Behavioral and Biological Factors Related to HIV Transmission among Female Sex Workers in Ethiopia

Forskningsoutput: AvhandlingDoktorsavhandling (sammanläggning)

112 Nedladdningar (Pure)


Due to legal, cultural, and social factors, female sex workers (FSWs) experience an
elevated level of violence, heavy alcohol consumption, and sexual abuse. These
individual and societal factors create a web of vulnerabilities that facilitate the
spread of HIV within this population group. Moreover, stigma and discrimination
are common among HIV-positive FSWs, contributing to poor HIV treatment
adherence, drug resistance, and treatment failure. Effective HIV prevention
programs among FSWs are therefore crucial to halt the spread of HIV not only
among sex workers but also among the general population. Nevertheless, FSWtargeted
programs and research activities are limited in quality, quantity, and
coverage in Ethiopia. Thus, the general aim of this thesis was to explore the
experiences of FSWs in Ethiopia to gain a better understanding of factors that
contribute to the increased risk of HIV infection among FSWs.
Papers I, II, and III are based on a cross-sectional bio-behavioral study conducted
among 4900 FSWs in eleven major towns in Ethiopia. The data collection was
conducted using a respondent-driven sampling technique (RDS). A blood sample
was collected for HIV, CD4, viral load and drug resistance testing. For paper IV, a
qualitative study was conducted among 17 FSWs using a snowball sampling.
Logistic regression was used as the main tool for analysis in the cross-sectional
studies, and content analysis was used for qualitative data.
The results of Paper I showed that 17.5% of FSWs had been physically beaten
within the last 12 months and 15.2% had been raped since they started selling sex.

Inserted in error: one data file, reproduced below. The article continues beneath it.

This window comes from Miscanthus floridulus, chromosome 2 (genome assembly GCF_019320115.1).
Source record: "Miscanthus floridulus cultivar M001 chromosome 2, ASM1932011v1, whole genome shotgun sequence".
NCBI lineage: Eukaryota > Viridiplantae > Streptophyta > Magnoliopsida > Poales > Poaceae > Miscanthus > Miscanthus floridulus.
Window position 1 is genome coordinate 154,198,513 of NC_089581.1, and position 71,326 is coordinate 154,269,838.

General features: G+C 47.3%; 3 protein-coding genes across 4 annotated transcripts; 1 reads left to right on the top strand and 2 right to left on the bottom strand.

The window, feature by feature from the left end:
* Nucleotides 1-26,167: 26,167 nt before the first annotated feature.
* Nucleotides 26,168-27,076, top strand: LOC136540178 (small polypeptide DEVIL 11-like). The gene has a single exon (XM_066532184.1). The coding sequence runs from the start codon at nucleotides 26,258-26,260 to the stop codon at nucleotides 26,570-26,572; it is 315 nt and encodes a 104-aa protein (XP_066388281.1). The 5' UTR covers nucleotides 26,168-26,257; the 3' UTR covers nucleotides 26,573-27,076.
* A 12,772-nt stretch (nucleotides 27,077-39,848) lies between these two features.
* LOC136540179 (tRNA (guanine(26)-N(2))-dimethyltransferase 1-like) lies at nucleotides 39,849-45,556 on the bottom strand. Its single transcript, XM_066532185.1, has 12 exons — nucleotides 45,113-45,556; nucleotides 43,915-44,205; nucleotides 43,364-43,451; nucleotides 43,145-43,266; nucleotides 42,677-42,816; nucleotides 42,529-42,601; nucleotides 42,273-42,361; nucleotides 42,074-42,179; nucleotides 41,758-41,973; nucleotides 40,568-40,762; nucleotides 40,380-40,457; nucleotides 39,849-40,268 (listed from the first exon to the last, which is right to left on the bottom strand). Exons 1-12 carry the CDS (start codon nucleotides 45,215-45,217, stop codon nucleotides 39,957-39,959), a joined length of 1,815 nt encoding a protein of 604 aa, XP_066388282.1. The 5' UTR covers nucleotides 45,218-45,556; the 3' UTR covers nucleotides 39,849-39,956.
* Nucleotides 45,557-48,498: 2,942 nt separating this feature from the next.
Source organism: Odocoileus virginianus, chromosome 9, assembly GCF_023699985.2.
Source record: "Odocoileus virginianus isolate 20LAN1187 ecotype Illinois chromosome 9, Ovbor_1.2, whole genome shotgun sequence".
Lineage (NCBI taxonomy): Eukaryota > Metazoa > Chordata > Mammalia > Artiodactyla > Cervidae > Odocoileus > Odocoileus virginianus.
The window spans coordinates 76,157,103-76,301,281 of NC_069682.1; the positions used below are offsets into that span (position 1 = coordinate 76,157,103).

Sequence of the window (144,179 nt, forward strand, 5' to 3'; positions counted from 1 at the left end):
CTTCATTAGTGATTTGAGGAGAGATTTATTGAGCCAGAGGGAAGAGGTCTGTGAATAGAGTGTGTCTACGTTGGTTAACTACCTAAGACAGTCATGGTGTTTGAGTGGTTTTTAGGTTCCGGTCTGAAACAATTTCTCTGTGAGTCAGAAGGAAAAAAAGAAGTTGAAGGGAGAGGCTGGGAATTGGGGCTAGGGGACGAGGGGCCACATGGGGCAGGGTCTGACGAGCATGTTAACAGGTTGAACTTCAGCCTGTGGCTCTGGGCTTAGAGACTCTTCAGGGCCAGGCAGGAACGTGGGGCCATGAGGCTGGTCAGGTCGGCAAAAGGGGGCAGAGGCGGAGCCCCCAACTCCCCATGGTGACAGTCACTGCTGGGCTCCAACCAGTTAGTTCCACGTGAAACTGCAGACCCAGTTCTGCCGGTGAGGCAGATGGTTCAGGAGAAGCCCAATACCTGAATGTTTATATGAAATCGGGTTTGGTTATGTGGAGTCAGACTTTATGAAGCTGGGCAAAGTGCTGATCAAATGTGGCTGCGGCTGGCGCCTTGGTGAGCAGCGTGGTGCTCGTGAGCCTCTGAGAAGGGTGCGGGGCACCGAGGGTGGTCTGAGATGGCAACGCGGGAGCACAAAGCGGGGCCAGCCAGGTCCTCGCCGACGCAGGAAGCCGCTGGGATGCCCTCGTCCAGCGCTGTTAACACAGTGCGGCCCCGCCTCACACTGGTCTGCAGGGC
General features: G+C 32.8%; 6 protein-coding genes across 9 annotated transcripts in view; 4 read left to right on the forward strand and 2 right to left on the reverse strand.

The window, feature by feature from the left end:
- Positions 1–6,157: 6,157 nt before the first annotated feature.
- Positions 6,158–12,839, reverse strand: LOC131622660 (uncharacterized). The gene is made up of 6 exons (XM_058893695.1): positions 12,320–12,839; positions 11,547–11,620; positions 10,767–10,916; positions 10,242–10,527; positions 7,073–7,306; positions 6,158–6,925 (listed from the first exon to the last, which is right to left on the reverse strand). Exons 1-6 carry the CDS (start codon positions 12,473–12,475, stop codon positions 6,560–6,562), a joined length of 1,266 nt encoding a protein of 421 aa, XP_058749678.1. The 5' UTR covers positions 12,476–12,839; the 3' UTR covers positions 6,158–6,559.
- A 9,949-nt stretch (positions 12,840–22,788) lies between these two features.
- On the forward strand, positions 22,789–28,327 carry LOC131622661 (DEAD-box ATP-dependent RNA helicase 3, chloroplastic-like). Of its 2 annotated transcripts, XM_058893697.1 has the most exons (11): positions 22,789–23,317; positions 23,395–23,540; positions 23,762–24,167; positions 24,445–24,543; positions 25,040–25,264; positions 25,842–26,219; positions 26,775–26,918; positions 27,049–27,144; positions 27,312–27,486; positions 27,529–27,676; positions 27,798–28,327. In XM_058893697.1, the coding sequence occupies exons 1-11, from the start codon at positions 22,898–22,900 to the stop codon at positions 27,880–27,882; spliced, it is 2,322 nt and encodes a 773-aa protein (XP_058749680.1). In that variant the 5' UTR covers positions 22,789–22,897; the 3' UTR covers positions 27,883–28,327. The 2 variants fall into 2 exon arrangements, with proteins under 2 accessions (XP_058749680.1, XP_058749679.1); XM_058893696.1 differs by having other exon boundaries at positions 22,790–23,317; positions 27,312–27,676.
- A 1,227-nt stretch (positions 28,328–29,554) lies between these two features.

Bing young, sex-selling venues (street based), high consumption of alcohol, and
khat chewing were significant predictors of physical violence (beating). The
significant predictors of sexual violence (rape) were low income, high consumption
of alcohol and khat chewing. Paper II revealed that 29.1% of the study participants
experienced HED in the past month. Significant determinants of HED were being
younger, being forced into selling sex, working in a bar/hotel, having a higher
income, and chewing khat frequently. In turn, HED was significantly associated
with physical beating and condom breakage. Paper III showed that the prevalence
of pre-treatment drug resistance (PDR) among ART naïve FSWs was 16.5%, which
is classified as high according to WHO criteria. Viral load non-suppression was
significantly associated with being forced into selling sex, age ≥35 years, and low
CD4+ T-cell counts (<350 cells/mm3). Only low CD4 counts were significantly
associated with acquired drug resistance (ADR) and PDR respectively. Finally,
Paper IV showed that FSWs who were taking PrEP faced stigma, due to the
similarity of the PrEP pill to the ART pill, and experienced adherence-maintaining
challenges. Reasons for not starting to take PrEP included fear of side effects, poor
confidence, and/or misconceptions.
The findings indicated that different individual and structural factors among FSWs
played a role in increased exposure to violence and HED, which in turn may increase
vulnerability to HIV acquisition and transmission. The findings also suggest the
need for targeted interventions to improve ART access and routine virological
monitoring to control the transmission of both HIV and HIVDR. In addition, the
challenges and barriers to PrEP uptake among FSWs need to be addressed to better
facilitate the uptake of PrEP.
Tilldelande institution
  • Institutionen för kliniska vetenskaper, Malmö
  • Agardh, Anette, handledare
  • Balcha, Taye Tolera, Biträdande handledare
  • Sanders, Eduard, Biträdande handledare
  • Abate, Ebba, Biträdande handledare, Extern person
Tilldelningsdatum2021 dec. 20
ISBN (tryckt)978-91-8021-157-4
StatusPublished - 2021

Bibliografisk information

Defence details
Date: 2021-12-20
Time: 13:00
Place: Agardh föreläsningssal, CRC, Jan Waldenströms gata 35, Skånes Universitetssjukhus i Malmö
External reviewer(s)
Name: Atuyame, Lynn
Title: Associate Professor
Affiliation: School of Public Health, Makerere University, Uganda

Ämnesklassifikation (UKÄ)

  • Folkhälsovetenskap, global hälsa, socialmedicin och epidemiologi


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